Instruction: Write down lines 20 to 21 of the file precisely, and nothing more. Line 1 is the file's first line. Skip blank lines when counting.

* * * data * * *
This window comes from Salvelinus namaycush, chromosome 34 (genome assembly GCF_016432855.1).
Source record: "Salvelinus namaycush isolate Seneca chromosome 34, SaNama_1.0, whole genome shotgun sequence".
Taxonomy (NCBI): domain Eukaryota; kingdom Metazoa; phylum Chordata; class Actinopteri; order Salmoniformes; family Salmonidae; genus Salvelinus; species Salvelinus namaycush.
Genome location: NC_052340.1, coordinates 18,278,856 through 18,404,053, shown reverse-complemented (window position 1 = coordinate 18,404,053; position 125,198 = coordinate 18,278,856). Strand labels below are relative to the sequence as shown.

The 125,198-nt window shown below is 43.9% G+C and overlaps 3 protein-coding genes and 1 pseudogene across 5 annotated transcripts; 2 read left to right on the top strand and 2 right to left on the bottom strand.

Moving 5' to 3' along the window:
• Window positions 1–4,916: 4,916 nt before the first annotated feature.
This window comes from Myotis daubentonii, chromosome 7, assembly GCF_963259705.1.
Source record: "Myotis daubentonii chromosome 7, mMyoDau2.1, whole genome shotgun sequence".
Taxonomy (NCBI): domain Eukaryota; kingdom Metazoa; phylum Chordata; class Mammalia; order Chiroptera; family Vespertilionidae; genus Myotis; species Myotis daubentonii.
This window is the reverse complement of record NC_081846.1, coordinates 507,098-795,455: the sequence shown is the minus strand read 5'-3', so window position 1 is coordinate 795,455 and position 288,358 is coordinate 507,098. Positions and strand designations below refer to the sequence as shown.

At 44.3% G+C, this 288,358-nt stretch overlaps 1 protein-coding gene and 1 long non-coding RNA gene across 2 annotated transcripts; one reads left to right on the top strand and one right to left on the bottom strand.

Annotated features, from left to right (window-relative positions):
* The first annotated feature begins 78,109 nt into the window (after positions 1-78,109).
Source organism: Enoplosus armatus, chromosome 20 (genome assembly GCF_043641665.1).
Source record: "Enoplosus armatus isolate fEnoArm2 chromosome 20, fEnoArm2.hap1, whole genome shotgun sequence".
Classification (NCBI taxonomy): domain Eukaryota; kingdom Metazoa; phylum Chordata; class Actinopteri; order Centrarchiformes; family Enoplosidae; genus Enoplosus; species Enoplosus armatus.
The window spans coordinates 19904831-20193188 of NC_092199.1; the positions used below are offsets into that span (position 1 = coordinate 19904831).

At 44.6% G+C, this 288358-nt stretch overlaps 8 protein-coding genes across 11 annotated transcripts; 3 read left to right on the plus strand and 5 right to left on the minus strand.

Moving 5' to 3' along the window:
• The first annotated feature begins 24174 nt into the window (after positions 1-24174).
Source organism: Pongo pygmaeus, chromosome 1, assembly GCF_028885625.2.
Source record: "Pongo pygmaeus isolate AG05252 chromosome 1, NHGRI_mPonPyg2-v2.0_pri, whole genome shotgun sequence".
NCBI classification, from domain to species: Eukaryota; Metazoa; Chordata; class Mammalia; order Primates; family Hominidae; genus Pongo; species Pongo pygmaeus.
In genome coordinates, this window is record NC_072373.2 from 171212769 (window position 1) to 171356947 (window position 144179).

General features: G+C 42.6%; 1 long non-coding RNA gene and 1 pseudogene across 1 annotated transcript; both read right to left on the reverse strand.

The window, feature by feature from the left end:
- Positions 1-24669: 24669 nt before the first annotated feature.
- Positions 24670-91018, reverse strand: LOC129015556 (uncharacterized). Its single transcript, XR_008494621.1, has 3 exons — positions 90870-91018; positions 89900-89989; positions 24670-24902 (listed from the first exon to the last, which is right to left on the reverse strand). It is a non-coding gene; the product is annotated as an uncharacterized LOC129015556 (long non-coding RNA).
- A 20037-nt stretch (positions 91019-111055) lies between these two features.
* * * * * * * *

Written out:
Moving 5' to 3' along the window:
• The first annotated feature begins 24174 nt into the window (after positions 1-24174).